ToLower, ToUpper Converts the BSTR to all uppercase or all lowercase using the language-safe CharLower and CharUpper Microsoft Win32 APIs, respectively.
WriteToStream,ReadFromStream Reads or writes the BSTR to and from an IStream interface.

To developers transitioning from MFC to ATL, the CComBSTR class is frustrating because it doesn't offer nearly as many convenient features as does the CString class. A list of notable omissions is shown in Table 5-3. Simply stated, CComBSTR isn't meant as a full-blown replacement for string manipulation. It is simply a convenience class for converting from an LPCTSTR to a BSTR and for treating a BSTR as a class rather than with the COM SysXXXXString APIs. If you need to perform sophisticated string manipulation—which we'll conveniently define as any operation shown in Table 5-3—you should instead use the wstring class provided by the Standard Template Library (STL). Admittedly, the syntax of the STL string classes is quite different from CString, so they take some getting used to, but time spent mastering STL is a good investment.

Table 5-3. Notable CComBSTR Omissions.

Features Not Included in CComBSTR Explanation
LPCSTR extraction Several of the CComBSTR methods take an LPCSTR as input, allowing you to convert from a single-byte character string to a BSTR. However, there are no methods that allow you to convert back to an LPCSTR. The need to convert back to an LPCSTR often occurs in non-Unicode projects when you want to pass the string to a Win32 API that takes an LPCTSTR. The solution when developing for Microsoft Windows NT is to explicitly specify the Unicode version of the API, such as MessageBoxW instead of MessageBox, so that no conversion is required. Under Microsoft Windows 95 and Windows 98, or if your situation otherwise requires you to convert from BSTR to LPCSTR, you can use the _bstr_t class provided by the Visual C++ run-time library, which provides an LPCTSTR extraction operator.
String manipulation (including Replace, Insert, Delete, Remove, Find, Mid,Left, Right, and so on) CComBSTR doesn't support these methods because they are beyond the scope of its role. To perform string manipulation on an array of wide characters, use the wstring class provided by STL.
Language-sensitive collation The string comparison functions provided by CComBSTR (<, >, ==) perform byte-by-byte comparisons rather than language-specific collation. To perform collation, use the wstring class.

The following pseudocode shows the typical use of CComBSTR:

 HRESULT CMyObject::MyMethod(IOtherObject* pSomething) {     CComBSTR bstrText(L"Hello");     bstrText += " again";                     // LPCSTR conversion     bstrText.ToUpper();     pSomething->Display(bstrText);            // [in] parameter     MessageBoxW(0, bstrText, L"Test", MB_OK); // Assumes Windows NT }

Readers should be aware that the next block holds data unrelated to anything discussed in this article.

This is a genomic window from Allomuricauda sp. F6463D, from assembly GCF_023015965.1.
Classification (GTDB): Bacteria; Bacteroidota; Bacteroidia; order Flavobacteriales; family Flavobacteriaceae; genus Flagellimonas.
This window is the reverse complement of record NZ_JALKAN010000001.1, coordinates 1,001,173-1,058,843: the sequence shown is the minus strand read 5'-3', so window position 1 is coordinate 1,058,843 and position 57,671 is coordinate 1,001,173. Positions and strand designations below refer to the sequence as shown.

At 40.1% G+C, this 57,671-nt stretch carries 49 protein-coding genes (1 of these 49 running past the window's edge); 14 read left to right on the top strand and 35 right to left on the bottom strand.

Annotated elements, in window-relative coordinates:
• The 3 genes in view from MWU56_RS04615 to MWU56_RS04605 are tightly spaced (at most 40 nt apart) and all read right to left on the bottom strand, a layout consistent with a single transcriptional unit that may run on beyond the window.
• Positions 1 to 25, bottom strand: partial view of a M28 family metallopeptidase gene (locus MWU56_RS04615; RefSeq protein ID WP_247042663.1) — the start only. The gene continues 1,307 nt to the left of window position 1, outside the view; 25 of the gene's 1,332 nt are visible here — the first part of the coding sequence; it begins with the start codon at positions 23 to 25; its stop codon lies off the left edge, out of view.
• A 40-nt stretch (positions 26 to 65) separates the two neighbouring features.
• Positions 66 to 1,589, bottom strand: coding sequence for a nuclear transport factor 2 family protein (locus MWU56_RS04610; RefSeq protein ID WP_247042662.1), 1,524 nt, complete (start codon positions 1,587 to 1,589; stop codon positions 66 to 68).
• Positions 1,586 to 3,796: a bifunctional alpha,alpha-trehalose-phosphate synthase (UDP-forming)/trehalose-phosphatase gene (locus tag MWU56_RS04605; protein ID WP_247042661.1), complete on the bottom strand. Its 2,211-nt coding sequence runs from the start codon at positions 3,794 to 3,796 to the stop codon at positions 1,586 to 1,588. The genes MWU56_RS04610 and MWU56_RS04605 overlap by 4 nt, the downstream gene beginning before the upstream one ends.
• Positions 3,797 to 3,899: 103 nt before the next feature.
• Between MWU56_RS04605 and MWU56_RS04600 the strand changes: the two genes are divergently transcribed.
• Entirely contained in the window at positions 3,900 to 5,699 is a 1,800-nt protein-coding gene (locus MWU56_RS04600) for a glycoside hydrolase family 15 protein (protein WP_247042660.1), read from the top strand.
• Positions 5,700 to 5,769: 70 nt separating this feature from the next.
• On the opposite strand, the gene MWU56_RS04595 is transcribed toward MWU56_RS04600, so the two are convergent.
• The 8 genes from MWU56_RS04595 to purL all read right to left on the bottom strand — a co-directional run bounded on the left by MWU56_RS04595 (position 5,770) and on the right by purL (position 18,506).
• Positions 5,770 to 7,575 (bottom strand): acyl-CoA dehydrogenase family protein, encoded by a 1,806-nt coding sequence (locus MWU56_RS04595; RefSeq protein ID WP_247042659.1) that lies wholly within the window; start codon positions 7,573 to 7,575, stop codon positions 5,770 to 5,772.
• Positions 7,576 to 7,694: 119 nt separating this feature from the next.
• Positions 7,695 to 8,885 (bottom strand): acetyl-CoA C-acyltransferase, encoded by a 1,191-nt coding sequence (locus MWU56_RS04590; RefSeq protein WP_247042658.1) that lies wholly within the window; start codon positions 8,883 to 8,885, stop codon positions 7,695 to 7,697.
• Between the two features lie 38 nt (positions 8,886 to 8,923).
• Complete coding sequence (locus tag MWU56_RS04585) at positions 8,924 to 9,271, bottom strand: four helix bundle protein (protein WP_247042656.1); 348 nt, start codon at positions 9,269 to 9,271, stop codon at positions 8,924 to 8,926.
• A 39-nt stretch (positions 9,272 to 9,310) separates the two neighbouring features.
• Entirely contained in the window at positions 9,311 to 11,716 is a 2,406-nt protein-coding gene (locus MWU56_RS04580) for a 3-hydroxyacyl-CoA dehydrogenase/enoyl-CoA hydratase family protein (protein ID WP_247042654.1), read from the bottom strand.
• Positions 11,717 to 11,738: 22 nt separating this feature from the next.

CComBSTR Gotchas

As you can see, CComBSTR significantly simplifies the use of BSTRs. Four uses of CComBSTR, however, require special care:

  • Freeing the BSTR explicitly
  • Using CComBSTR as an [out] parameter
  • Using a CComBSTR automatic variable in right-side assignments
  • Using a CComBSTR member variable in right-side assignments

Because CComBSTR exposes an operator BSTR method, there's nothing to prevent you from explicitly freeing the underlying BSTR, as shown here:

 HRESULT CMyObject::MyMethod1() {     CComBSTR bstrText(L"This is a test");     ::SysFreeString(bstrText);          MessageBoxW(NULL, bstrText, L"Test", MB_OK); } 

In this code, the BSTR beneath bstrText has already been freed, but there's nothing to stop you from still using it because bstrText hasn't yet gone out of scope. When it finally does go out of scope, SysFreeString will be called a second time. Preventing this "gotcha" would require removing the operator BSTR method from the class—but that would render CComBSTR nearly useless because you couldn't use it in place of BSTR for [in] parameters.

When passing a CComBSTR as an [out] parameter in place of a BSTR*, you must first call Empty to free the contents of the string, as shown here:

 HRESULT CMyObject::MyMethod2(ISomething* p, /*[out]*/ BSTR* pbstr) {     CComBSTR bstrText;          bstrText = L"Some assignment";     // BSTR is allocated.          bstrText.Empty();                  // Must call empty before     pSomething->GetText(&bstrText);    //  using as an [out] parameter.     if(bstrText != L"Schaller")         bstrText += "Hello";           // Convert from LPCSTR. }